Review: Crusader Kings 2 - Holy Fury

By Alexander Williams 13 Nov 2018 0

Review: Crusader Kings 2 - Holy Fury

Released 13 Nov 2018

Developer: Paradox Interactive
Genre: Real-Time Strategy
Available from:

It wasn't that long ago that we talked about the upcoming, terrifyingly huge expansion for Crusader Kings 2, Holy Fury, and gave a run-down of the array of changes we should be seeing. If you haven't taken the time to read that, now would be an excellent time to do so because I'm about to go head-first into the medieval world of the West and get myself into significant trouble.

Bloodlines, crusades, and specialization as I get into the ebb and flow of staying on top of the political situation are all going to be in play. There's so much to do and to see that there's no way I can do it all in time to tell you about it before release -- but I can make a yeoman's effort!

Setting Up Your World

Let's start by taking advantage of the Random World option. Let's break this thing but good. How about we turn every holding into a county and no political entities larger than that? Burn every religion down and rebuild them all from the ground up with entirely different names, entirely different religious ideas and goals, and start from absolute scratch? Starting from the ground floor with a brand-new Europe, that sounds like a lot of fun.

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Let's see. I think we all know what Europe looks like religiously when things get started in the earliest era available to me since I have The Old Gods, 769 AD. Middle Francia dominates what will one day be France and the Lombardi inhabit future Italy.

So what happens when you poke that beautiful, shiny Randomize World button? Glorious options!

You can set the max number of Counties under anyone's control and the number of Dukes, Kings, and Emperors. Let's just set those to 1 county domains and no Dukes, Kings, or Emperors. The world will be populated by a vast array of counts vying for power! Let's leave on the myriad of different kinds of empires and such; it'll mainly only scatter a few one-county Theocracies here and there. Random Bloodlines mean that some families will start here and there with minor buffs for a legendary ancestor. Juggling the female ruler percentages, how many are married, and ages is cool, too. All the random! While we're at it, entirely random Cultures, too. Who needs anything like historicity?

That is some madness.

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Pull back and zoom around the map, clicking on the various religions and generated cultures. Each of them have their own details, from God names to individual books of worship. Slap that lovely green button with the right-facing triangle and you'll be able to edit each and every one of those religions' precepts. Not the terms or text, only the features but that's some real customization flexibility, nonetheless.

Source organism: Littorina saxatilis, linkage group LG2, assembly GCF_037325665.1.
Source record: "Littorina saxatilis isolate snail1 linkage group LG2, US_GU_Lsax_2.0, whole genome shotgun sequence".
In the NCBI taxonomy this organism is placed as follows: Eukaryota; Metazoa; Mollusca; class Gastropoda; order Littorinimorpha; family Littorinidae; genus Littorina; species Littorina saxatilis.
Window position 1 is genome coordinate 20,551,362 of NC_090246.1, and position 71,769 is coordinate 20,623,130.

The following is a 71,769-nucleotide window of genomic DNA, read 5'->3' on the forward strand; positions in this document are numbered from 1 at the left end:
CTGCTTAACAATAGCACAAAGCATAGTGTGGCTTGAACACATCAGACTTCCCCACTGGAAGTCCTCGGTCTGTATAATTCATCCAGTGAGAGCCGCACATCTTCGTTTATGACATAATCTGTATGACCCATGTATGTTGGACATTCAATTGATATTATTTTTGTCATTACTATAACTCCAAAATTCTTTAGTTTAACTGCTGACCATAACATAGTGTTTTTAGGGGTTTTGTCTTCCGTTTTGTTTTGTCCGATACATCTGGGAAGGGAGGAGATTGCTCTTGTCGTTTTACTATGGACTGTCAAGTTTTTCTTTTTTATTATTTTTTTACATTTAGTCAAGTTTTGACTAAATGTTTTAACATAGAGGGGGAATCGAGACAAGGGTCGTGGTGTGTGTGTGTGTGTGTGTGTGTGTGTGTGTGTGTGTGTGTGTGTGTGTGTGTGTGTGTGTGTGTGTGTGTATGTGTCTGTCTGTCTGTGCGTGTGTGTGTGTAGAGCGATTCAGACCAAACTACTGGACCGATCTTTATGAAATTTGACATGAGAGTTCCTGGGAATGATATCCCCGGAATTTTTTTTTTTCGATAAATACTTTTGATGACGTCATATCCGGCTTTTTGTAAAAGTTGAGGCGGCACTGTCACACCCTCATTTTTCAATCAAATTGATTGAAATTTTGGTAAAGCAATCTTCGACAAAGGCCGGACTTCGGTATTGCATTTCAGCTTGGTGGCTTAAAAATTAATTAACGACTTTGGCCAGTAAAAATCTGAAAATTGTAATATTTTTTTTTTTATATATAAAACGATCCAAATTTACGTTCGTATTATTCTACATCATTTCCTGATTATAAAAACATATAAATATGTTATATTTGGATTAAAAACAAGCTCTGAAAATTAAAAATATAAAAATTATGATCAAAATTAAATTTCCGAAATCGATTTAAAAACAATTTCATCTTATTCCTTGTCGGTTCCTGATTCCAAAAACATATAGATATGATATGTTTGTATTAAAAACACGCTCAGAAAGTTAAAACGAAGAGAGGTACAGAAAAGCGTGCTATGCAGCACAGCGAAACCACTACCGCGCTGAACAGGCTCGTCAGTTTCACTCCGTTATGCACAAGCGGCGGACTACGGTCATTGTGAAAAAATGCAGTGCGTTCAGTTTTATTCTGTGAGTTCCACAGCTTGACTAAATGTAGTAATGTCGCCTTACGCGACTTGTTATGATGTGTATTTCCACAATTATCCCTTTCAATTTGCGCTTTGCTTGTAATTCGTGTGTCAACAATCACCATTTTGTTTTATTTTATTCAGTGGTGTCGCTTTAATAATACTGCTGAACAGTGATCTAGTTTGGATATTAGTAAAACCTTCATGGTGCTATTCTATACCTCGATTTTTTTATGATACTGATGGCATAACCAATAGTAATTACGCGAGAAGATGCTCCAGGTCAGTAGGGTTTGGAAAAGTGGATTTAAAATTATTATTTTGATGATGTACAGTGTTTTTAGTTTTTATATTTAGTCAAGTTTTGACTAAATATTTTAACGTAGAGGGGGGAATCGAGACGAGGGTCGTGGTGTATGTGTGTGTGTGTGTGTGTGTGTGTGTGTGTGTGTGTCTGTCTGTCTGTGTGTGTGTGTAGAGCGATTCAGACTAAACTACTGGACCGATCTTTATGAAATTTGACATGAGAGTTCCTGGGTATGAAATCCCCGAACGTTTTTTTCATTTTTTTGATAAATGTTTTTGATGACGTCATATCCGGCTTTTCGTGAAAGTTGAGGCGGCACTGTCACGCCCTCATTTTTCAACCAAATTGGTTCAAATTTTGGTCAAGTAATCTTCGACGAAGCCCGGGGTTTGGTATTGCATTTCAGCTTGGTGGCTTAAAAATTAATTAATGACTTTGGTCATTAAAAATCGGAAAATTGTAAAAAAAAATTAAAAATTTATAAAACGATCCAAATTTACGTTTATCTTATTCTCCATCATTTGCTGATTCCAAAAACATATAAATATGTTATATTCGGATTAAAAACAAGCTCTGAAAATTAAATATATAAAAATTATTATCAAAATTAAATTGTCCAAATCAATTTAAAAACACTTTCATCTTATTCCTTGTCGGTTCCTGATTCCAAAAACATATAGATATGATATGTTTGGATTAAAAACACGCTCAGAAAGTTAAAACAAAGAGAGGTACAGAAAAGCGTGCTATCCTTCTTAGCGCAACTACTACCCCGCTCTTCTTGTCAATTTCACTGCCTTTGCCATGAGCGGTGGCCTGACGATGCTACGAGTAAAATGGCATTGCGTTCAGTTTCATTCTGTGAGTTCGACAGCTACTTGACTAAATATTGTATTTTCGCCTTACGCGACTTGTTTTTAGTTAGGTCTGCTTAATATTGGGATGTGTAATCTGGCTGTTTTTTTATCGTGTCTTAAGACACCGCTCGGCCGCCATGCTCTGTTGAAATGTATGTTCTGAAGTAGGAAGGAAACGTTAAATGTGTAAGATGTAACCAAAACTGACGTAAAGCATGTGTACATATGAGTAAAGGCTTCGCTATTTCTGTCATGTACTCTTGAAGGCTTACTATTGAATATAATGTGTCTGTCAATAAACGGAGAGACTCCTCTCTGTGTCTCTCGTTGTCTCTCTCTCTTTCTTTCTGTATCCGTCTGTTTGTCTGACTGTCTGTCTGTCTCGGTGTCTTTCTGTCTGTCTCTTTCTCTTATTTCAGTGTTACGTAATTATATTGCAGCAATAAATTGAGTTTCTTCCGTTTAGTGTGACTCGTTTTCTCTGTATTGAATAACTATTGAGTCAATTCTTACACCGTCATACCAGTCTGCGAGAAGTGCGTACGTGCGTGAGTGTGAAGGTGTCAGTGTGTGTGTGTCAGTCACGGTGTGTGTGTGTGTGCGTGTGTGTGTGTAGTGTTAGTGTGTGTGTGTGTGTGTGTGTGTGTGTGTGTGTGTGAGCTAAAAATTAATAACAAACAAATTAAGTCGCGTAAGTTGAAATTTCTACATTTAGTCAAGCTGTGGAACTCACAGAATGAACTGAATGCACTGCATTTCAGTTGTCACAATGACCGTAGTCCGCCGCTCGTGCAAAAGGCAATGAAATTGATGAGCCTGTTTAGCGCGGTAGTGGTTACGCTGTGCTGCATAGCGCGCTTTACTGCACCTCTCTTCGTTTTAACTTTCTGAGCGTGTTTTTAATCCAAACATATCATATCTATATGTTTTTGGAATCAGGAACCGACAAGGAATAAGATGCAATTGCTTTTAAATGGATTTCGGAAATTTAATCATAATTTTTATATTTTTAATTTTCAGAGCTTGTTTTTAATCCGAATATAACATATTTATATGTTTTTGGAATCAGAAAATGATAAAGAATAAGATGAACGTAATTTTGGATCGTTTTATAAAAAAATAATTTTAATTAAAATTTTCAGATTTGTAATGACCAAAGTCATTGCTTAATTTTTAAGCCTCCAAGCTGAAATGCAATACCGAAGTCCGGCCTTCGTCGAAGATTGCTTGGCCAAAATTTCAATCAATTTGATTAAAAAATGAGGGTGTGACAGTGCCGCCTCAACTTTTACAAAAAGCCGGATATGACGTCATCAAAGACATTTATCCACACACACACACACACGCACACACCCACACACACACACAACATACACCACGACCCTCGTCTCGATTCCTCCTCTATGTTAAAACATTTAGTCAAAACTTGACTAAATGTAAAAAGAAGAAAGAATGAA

This does lead directly to one of my few problems with this expansion, and it's one that I brought up when I was reading through the dev notes in the previous article. There are some fairly significant other DLC that become very prominent once you start poking around dynamically generating religions for the map. In particular, the two that frequently came up for me were Sword of Islam and Rajas of India. If the system randomly generates a religion which has as its base framework Islam, Buddhist, Jain, or Hindu and you don't have those two DLC installed then you can't actually play as that Count/Duke/King/Emperor. Same with Sons of Abraham for Judaism. This will come up again shortly.

Dealing with it at map generation time is as straightforward as just slapping the Generate button one more time, but it's more than a little annoying if you happen to find the right confluence of place, culture, and religion but it just so happens that you can't touch it because you don't have the appropriate DLC. As far as I can tell, there's no way to turn off the generation of religions based on a DLC you don't own, either. Hopefully that's something that will be fixed going forward.

Now that you have your own County, religion, and ruler – it's time to jump into the driver's seat.

Jump Into the Fire

There are just no other games in the market which can provide the experience of starting as one of a hundred counts vying for positions of power and worshiping some strange religion based on a series of obelisks discovered while someone was bathing, looking for an eligible woman to marry for a decade, all the while secretly working for the Satan-analog and sacrificing people on the new moon in the dungeons.

Finally marrying and having a daughter only to die of dysentery as smallpox stalks the land and your daughter grows up behind the closed gates of your sealed fortress, only to become a pious worshiper of the religion that you threw over for Lucifer, who then throws open the doors of the castle, strides out, goes to holy war with the first neighbor she sees, captures the war leader in battle after a bloody personal duel. And only Then do you realize that your particular strain of religious devotion has been a bloodthirsty worship of human sacrifice the whole time and your daughter gains piety by cutting a man's living heart out at the top of the temple stairs while the priesthood nods approvingly.